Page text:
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A look at what's on and how I could use my iPad
Curated by John Pearce
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Tablets and smartphones may affect social and emotional development, scientists speculate

Tablets and smartphones may affect social and emotional development, scientists speculate | mrpbps iDevices | Scoop.it
Journal findings warn that using a tablet or smartphone to divert a child’s attention could be detrimental to ‘social-emotional development’
John Pearce's insight:

Whilst it is easy to be dismissive or hyper-concerned by the content of articles of this ilk, (check the comment stream), it is nonetheless a reminder that when we uncritically introduce new modes of "dealing with the world" we by necessity change the way we deal with the world. The possible downsides of technological adoption should always be considered along with the benefits.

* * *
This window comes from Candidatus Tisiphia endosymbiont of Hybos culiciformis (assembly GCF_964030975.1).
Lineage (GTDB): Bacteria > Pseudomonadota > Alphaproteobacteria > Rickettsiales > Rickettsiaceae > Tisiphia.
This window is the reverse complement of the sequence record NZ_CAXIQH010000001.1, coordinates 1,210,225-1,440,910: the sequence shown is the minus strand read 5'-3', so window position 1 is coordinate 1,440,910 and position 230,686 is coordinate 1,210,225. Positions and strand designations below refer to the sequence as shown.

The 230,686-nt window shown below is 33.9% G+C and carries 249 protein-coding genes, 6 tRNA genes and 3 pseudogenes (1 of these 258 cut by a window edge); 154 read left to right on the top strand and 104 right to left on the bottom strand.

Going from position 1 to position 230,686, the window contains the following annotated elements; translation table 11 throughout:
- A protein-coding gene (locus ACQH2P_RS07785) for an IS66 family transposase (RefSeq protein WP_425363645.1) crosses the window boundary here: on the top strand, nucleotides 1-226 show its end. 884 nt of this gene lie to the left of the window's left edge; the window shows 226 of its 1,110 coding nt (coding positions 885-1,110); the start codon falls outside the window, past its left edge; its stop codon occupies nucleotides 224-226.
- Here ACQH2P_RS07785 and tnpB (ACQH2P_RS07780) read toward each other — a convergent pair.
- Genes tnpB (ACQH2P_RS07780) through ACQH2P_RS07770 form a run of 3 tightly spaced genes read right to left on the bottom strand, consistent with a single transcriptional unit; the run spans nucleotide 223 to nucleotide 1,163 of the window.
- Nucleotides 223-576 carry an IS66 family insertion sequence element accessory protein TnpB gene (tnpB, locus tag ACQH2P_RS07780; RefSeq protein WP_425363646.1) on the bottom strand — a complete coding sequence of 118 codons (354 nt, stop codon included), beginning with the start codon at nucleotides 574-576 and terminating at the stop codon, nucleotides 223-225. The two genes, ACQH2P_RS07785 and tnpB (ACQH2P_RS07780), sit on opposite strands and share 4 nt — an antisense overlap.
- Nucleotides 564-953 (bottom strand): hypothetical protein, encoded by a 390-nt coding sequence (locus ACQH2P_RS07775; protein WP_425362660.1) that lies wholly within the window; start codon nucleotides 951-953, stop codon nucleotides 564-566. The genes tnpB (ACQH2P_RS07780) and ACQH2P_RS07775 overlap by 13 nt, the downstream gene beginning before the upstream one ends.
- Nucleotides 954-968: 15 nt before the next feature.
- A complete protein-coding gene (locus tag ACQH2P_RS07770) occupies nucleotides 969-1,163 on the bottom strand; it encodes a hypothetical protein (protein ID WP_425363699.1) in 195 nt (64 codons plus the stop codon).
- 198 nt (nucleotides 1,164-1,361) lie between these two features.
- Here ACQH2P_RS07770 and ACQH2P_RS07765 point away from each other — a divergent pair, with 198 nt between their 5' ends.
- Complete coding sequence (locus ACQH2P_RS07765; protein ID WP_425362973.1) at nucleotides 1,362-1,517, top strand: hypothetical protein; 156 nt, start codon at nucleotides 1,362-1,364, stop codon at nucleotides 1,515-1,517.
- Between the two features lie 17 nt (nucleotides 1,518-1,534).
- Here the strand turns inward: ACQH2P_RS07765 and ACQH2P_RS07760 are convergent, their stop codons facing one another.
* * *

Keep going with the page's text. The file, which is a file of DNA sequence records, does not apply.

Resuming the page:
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Jury's still out on educational value of iPad apps

Jury's still out on educational value of iPad apps | mrpbps iDevices | Scoop.it

"With the proliferation of smart phones and tablet devices, the technology is fast trickling down to the youngest members of the family. It seems like a new, so-called ‘educational’ app comes on the market every day."

John Pearce's insight:

Whilst it's not unexpected that it's almost impossible to be definitive as to the educational value of apps this article does highlight the need to look beyond the obvious.

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The Touch-Screen Generation